Acknowledgements. Foreword. William F. Laurance. Part 1: Introduction. 1. Introduction: Evidence-based conservation from the Lower Mekong. T.C.H. Sunderland (CIFOR), J. A. Sayer (James Cook University), M.H. Hoang (ICRAF). Part 2: Experiences from the field: lessons learned in the implementation of integrated conservation and development projects. 2. Cat Tien National Park. N. Thuat (Cat Tien National Park Management Board) and M. Huang Yen (CIFOR). 3. Song Thanh Nature Reserve. T. Van Khanh (WWF) M. Huang Yen (CIFOR). 4. Bach Ma National Park. L.Q. Minh (Bach Ma National Park Administration). 5. Tam Dao National Park. D.V. Hung (GTZ). 6. Hoang Lien - Van Ban Nature Reserve. H.V. Lam (Flora and Fauna International) and M. Huang Yen (CIFOR). Laos. 7. Nam Et-Phou Louey National Protected Area. A. Johnson (WCS). 8. Nam Kading National Protected Area. C. Hallam and M. Hedemark (WCS). 9. Nakai-Nam Theun National Protected Area. W. Robichaud (Watershed Management and Protection Authority). 10. Dong Hoa Sao-Xe Pian Biodiversity Corridor. R. McWilliam and G. Roscher (WWF). Cambodia. 11. Mondulkiri Protected Forest. C. Bruce (WWF). 12. Seima Biodiversity Conservation Area. Tom D. Evans, H.J. O’Kelly, M.Soriyun, N. Meng Hor, P. Phaktra, S. Pheakdey and E.H.B. Pollard (WCS). 13. Central Cardamom Conservation Program. O. Kimsan (Conservation International) and C. Chetha (Ministry of Agriculture, Forestry & Fisheries). 14. Phnom Samkos Wildlife Sanctuary. K.E. Hourt (Biodiversity and Protected Area Management Project). 15. Virachey National Park. K.R. Den and C. Sophark (VNP Management Board). Part 3: Analysis of conservation and development initiatives in the Lower Mekong: possibilities, prospects and policy. 16. Assessing Design of Integrated Conservation and Development Projects: A case study using ICDPs in the Lower Mekong. B. Yaap (Daemeter Consulting) and B.M. Campbell (CCAFS). 17. Organisational Strategies to Reconciling Forest Conservation and Livelihood Goals in Interventions. L. Preece (Charles Darwin University), B. Cangas (University of Sussex), R. Achdiawan (CIFOR), M. Ruiz-Pérez (Universidad Autonoma de Madrid), B.M. Campbell (CCAFS) and N. Stacey (Charles Darwin University). 18. A Review of Conservation Area Governance in Cambodia, Laos and Vietnam. M. Yen (CIFOR), L.D. Preece (Charles Darwin University), N.N. Lan (Southern Swedish Forest Research Centre) and C. Colfer (Cornell University). 19. An Analysis of Conservation and Development Trade-Offs at the Cat Tien National Park, Vietnam. Z.R. Anderson (University of Athens, Georgia), P.D. Hirsch (Yale University), and T.O. McShane (WWF). 20. Forest degradation in the Lower Mekong and an assessment of protected area effectiveness c1990-c2009: a satellite perspective.D. Slayback (NASA), T.C.H. Sunderland (CIFOR). 21. Quantifying Threats to Forests in the Lower Mekong and Assessing Responses. LD. Preece (Charles Darwin University), B. Herrero-Cangas (University of Sussex), R. Achidaiwan (CIFOR) and N. Stacey (Charles Darwin University). 22. Local Perspectives on Payments for Environmental Services. L. Petherham (Charles Darwin University) and B.M. Campbell (CCAFS). 23. Policy Framework Required For Pro-Poor Payments For Environmental Services And Redd: The Case Of Vietnam. P.T. Thuy (CIFOR). 24. Getting REDD to work in the Lower Mekong: lessons learned from integrated conservation and development projects (ICDPS). B. Blom (Yale University), T.C.H. Sunderland (CIFOR) & D. Murdyarso (CIFOR). Part 4: Conclusions and recommendations. 25. Lessons learned from conservation and development interventions in the Lower Mekong. T.C.H. Sunderland (CIFOR), J. A. Sayer (James Cook University), M.H. Hoang (ICRAF). INDEX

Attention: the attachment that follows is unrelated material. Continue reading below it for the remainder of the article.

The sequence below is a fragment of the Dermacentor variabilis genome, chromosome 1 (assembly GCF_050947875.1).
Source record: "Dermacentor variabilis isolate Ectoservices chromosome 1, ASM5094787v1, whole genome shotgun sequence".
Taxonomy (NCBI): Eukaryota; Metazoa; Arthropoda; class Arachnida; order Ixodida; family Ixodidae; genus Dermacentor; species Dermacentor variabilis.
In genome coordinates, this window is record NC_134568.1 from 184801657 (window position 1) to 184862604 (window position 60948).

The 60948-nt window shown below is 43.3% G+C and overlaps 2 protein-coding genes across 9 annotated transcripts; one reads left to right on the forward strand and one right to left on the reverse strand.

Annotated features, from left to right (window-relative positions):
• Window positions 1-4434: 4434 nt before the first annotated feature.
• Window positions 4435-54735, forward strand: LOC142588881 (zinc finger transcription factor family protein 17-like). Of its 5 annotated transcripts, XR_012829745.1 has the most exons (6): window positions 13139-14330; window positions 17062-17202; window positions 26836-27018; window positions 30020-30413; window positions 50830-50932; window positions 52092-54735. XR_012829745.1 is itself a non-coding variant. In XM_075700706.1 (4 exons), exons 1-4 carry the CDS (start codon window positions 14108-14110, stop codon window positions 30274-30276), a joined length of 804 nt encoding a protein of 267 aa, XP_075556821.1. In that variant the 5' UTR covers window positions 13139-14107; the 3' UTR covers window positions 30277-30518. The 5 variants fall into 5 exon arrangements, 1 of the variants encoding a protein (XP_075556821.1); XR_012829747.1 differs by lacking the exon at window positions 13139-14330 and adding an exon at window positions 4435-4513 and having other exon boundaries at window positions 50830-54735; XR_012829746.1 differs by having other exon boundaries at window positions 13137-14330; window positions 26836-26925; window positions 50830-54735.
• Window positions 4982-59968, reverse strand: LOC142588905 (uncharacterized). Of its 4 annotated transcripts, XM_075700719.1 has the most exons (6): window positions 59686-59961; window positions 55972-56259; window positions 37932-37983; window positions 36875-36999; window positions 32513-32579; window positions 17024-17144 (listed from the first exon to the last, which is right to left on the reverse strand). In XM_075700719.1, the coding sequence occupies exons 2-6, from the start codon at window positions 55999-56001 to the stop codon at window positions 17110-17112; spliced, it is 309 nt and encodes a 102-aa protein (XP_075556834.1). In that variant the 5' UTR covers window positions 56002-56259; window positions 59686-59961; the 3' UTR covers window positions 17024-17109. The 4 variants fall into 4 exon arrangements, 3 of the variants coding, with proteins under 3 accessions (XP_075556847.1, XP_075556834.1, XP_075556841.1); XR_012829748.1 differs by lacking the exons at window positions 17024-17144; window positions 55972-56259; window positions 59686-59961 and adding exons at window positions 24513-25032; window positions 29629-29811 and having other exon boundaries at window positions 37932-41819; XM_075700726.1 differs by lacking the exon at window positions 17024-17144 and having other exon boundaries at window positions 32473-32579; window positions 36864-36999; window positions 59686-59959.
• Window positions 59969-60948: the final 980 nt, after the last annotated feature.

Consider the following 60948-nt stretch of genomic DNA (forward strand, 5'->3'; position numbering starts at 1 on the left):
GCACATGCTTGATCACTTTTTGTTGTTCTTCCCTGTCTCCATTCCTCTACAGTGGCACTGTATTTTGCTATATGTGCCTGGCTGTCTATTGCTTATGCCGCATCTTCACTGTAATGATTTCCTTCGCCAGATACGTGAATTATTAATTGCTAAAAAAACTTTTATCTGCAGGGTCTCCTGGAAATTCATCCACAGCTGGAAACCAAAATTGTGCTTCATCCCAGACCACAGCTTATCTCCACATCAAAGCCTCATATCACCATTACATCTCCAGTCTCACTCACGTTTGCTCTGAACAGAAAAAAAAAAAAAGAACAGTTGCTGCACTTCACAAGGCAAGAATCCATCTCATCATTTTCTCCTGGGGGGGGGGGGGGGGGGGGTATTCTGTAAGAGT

This series brings together a wide collection of volumes addressing diverse aspects of forests and forestry and draws on a range of disciplinary perspectives. Titles cover the full range of forest science and include the biology, ecology, biodiversity, restoration, management (including silviculture and timber production), geography and environment (including climate change), socio-economics, anthropology, policy, law and governance. The series aims to demonstrate the important role of forests in nature, peoples’ livelihoods and in contributing to broader sustainable development goals. It is aimed at undergraduate and postgraduate students, researchers, professionals, policy-makers and concerned members of civil society. Authors or editors of potential new titles should contact Tim Hardwick, Senior Commissioning Editor (firstname.lastname@example.org).